A drone, in a technological context, is an unmanned aircraft. Drones are more formally known as unmanned aerial vehicles (UAVs) or unmanned aircraft systems (UASes). Essentially, a drone is a flying robot. The aircrafts may be remotely controlled or can fly autonomously through software-controlled flight plans in their embedded systems working in conjunction with onboard sensors and GPS.
The inventor Nikola Telsa was the first to foresee the coming of militarized unmanned vehicles. In the 1898 patent “Method of and Apparatus for Controlling Mechanism of Moving Vessels or Vehicles” (No.613,809), Telsa described, in a seemingly prophetic tone, the wide range of possibilities for his new radio-control technology:
The invention which I have described will prove useful in many ways. Vessels or vehicles of any suitable kind may be used, as life, despatch, or pilot boats or the like, or for carrying letters packages, provisions, instruments, objects… but the greatest value of my invention will result from its effect upon warfare and armaments, for by reason of its certain and unlimited destructiveness it will tend to bring about and maintain permanent peace among nations.
Drones came into first use after World War II when unmanned jets, such as the Ryan Firebee (a documentary about the Firebee and the use of early drones in the Vietnam War), started field operation.
A typical drone aircraft is made of light composite materials to reduce weight and increase maneuverability. Drones are equipped with different technologies as infra-red cameras (military UAV), GPS and laser (military UAV) and etc. Drones can be controlled by remote control system or a ground cockpit.
Drones come in a wide variety of sizes, with the large drone mostly used for military purposes such as the Predator drone, other smaller drones which can be launched by hand, to other unmanned aircraft which require short runways. An unmanned aerial vehicle system has two parts, the drone itself and the control system.
What Is A Drone (UAV) Technology
The base technologies used in drones are radar positioning and gyro stabilization.
The radar displays the current position and location of the drone in relation to the pilot. Exceeding the control range of the remote control will trigger ‘Return-to-Home’, meaning the UAV will automatically fly back to its takeoff point and land safely.
Gyro Stabilization, IMU And Flight Controllers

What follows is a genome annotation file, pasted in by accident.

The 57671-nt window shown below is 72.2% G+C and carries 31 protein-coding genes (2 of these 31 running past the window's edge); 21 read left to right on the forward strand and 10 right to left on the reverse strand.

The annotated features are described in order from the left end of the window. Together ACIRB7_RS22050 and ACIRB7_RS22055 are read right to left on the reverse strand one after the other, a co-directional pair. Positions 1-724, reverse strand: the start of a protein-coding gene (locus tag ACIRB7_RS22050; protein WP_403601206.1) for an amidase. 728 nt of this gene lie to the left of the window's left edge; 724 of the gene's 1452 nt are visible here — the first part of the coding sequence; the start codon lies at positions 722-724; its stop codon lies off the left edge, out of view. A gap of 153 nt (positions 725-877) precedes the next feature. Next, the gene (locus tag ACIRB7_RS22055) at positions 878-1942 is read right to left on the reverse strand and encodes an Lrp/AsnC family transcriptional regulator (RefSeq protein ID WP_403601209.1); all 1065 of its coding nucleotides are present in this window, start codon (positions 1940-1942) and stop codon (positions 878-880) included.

Gyro stabilization technology is one of the components which gives the drone it’s smooth flight capabilities. The gyroscope needs to work almost instantly to the forces moving against the drone. The gyroscope provides essential navigational information to the central flight controller.
The Gyroscope is a component of the IMU and the IMU is an essential component of the drones flight controller. The flight controller is the central brain of the drone.
In order to increase flight safety and prevent accidental flights in restricted areas, the new firmware for the Phantom UAV series includes a “No Fly Zone feature”. These no fly zones have been divided into two categories: A and B.
When the compass on the drone s is calibrated, the drone then seeks the location of GPS satellites. When more than 6 are found, it allows the drone to fly in “Ready To Fly” Mode. Calibration of the Compass is required to set a home point. The home point is the location where the drone will return to in case of loss of signal between the drone and the remote control system. This is also know as “fail-safe function”.
FPV is “First Person View” which means a video camera is mounted on the unmanned aerial vehicle and broadcasts the live video to the pilot on the ground so the pilot is flying the aircraft as if he/she was on-board the aircraft instead of looking at the craft from the pilot’s actual ground position.
FPV allows the unmanned aircraft to fly much higher and further than you can from the looking at the aircraft from the ground. FPV control allows for more precise flying around obstacles especially with unmanned aerial vehicles which can easily fly indoors and through forests via FPV where you would not be able to see obstacles from a fixed position.
This FPV technology using radio signal to transmit and receive the live video.
Sources: https://www.thoughtco.com, https://www.dronezon.com, https://www.wikipedia.org/